Genetic risk: Should researchers let people know?

September 24, 2018, Uppsala University
Credit: CC0 Public Domain

Should researchers inform research participants, if they discover genetic disease risks in the participants? Yes, many would say, if the information is helpful to the participants. However, the value of complex genetic risk information for individuals is uncertain. In a Ph.D. thesis from Uppsala University, Jennifer Viberg Johansson suggests that this uncertainty needs to be acknowledged by both geneticists and ethicists.

One of the reasons people participate in large genetic studies is the comprehensive health check that researchers often include to collect data. These studies inform participants about their blood pressure, lung function and the results of different blood tests. In the future, people could also be offered information about genetic risks. Jennifer Viberg Johansson's Ph.D. thesis explores factors that researchers should consider before offering these kinds of results.

According to Jennifer Viberg Johansson, providing information may not be as helpful to individuals as one may think. Knowing your genetic make-up is not the same as knowing your own probability for disease. In addition, the kind of genetic information you would get when participating in research is less "personalised" than results from a genetic test you would do in a hospital to confirm suspicions that you might be at risk, or have a genetic disorder. Instead, you are given results that are not connected to any symptoms.

Genetic risk information is complex and can be difficult to understand. Jennifer Viberg Johansson has studied how participants in the Swedish population study, SCAPIS, understand genetic risk information, and what kind of information they would like to receive. It turns out that participants think of genetic risk as something that could explain who they are, or where they are from, but also as affecting their future life. To them, learning about genetic risk represents an opportunity to plan their lives and take appropriate precautions to prevent disease.

Answering whether research participants want genetic risk information or not is more complex. Jennifer Viberg Johansson found that people's willingness to receive genetic risk could be influenced by the way the question is asked. Risk research has shown that people interpret probabilities in different ways, depending on the outcome and consequences. Her work points in the same direction: probability is not an essential component in peoples' decision-making in cases where there are ways to prevent disease.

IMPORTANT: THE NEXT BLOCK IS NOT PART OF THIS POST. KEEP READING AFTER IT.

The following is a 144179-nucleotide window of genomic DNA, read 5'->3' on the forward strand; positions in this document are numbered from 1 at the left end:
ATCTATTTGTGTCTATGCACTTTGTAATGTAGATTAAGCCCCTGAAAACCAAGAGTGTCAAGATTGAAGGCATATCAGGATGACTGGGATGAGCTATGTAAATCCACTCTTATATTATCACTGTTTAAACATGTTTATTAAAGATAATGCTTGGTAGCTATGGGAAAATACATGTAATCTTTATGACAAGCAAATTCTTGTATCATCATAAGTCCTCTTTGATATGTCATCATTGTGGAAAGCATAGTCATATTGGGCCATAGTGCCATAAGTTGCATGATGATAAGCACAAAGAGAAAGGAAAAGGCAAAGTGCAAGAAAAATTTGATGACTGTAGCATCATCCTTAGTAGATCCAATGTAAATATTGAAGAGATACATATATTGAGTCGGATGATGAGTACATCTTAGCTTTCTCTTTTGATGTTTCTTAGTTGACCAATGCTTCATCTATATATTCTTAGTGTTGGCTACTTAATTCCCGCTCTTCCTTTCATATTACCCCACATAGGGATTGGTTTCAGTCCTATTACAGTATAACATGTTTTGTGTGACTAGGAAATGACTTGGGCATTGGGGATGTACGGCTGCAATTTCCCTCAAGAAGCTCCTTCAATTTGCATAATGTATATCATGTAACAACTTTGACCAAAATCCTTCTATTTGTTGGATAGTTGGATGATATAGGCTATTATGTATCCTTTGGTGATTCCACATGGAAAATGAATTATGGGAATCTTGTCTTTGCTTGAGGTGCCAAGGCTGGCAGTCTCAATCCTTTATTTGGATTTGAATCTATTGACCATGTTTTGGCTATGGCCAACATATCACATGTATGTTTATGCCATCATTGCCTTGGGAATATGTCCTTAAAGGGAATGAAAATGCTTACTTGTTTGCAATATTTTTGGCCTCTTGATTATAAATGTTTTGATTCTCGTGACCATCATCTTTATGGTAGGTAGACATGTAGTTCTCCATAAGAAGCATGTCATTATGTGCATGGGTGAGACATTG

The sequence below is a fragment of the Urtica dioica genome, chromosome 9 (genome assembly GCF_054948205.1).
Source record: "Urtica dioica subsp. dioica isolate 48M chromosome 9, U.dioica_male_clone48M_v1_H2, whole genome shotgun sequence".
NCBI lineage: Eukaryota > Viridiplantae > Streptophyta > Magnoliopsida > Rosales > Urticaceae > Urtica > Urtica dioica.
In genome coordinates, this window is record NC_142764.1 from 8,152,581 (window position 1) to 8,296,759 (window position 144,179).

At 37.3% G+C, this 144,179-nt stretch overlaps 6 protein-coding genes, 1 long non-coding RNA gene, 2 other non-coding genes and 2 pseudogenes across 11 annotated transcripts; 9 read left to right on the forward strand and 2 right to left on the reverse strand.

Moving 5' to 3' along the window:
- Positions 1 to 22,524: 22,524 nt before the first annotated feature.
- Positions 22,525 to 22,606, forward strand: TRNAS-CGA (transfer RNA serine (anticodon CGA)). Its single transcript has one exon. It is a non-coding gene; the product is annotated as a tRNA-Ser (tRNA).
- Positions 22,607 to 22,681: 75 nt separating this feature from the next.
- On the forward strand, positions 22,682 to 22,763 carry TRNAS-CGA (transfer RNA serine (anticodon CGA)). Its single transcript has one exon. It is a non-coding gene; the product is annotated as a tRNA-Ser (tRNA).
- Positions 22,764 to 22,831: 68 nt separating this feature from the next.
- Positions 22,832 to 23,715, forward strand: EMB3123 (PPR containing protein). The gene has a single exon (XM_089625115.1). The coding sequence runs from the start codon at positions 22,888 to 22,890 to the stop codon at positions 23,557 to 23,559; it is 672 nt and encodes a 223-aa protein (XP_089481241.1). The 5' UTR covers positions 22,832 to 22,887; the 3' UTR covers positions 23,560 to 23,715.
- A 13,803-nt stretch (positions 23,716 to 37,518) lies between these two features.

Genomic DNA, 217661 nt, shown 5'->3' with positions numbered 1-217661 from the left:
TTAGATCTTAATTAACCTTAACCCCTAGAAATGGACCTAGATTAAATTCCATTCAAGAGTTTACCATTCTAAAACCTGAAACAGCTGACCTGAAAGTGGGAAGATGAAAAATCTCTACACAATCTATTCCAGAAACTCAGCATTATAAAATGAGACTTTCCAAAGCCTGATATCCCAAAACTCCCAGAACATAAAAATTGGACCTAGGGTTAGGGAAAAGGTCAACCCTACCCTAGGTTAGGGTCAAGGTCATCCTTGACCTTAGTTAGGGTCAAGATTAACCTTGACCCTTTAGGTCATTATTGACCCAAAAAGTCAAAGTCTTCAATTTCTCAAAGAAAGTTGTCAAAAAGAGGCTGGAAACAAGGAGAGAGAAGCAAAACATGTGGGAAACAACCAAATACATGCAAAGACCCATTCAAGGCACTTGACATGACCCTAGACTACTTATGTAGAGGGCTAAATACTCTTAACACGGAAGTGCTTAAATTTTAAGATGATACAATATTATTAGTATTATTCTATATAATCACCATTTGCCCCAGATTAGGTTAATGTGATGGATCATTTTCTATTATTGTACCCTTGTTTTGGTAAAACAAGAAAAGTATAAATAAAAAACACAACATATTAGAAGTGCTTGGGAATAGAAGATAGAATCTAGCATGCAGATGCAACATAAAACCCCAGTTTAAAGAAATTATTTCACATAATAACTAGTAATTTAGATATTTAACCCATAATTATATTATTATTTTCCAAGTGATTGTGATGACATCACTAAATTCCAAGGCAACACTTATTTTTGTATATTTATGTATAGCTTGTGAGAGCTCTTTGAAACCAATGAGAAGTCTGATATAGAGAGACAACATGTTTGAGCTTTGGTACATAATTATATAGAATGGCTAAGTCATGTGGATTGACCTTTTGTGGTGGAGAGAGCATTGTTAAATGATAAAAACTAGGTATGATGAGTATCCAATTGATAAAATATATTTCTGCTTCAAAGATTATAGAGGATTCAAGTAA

Jennifer Viberg Johansson found that people have difficulties making sense of genetic risk when it is presented in the traditional numeric sense. Having a 10% or 50% risk of developing a condition is hard to interpret. Instead, people tend to understand genetic risk as a binary concept: you either have risk, or not. She suggests that we need to keep this in mind when conducting genetic counselling. According to her, genetic counselling needs to be tailored to people's often binary perceptions of risk.

"Communicating risk is difficult, and requires that genetic counsellors understand how different people understand the same figures in different ways," says Jennifer Viberg Johansson.

Facts about SCAPIS: The SCAPIS (Swedish CArdioPulmonary bioImage Study) research programme is a population study involving extensive measurements of 30,000 Swedes aged 50–64. The aim of the project is to find risk markers that allow prediction of who is at risk of cardiopulmonary disease, and prevention of this disease before it occurs. The study is a collaboration among six university hospitals in Sweden, funded primarily by the Swedish Heart-Lung Foundation.

Explore further: Colorectal cancer—combined analysis enhances risk prediction

More information: Individual Genetic Research Results: Uncertainties, Conceptions, and Preferences. uu.diva-portal.org/smash/recor … 3A1236203&dswid=8386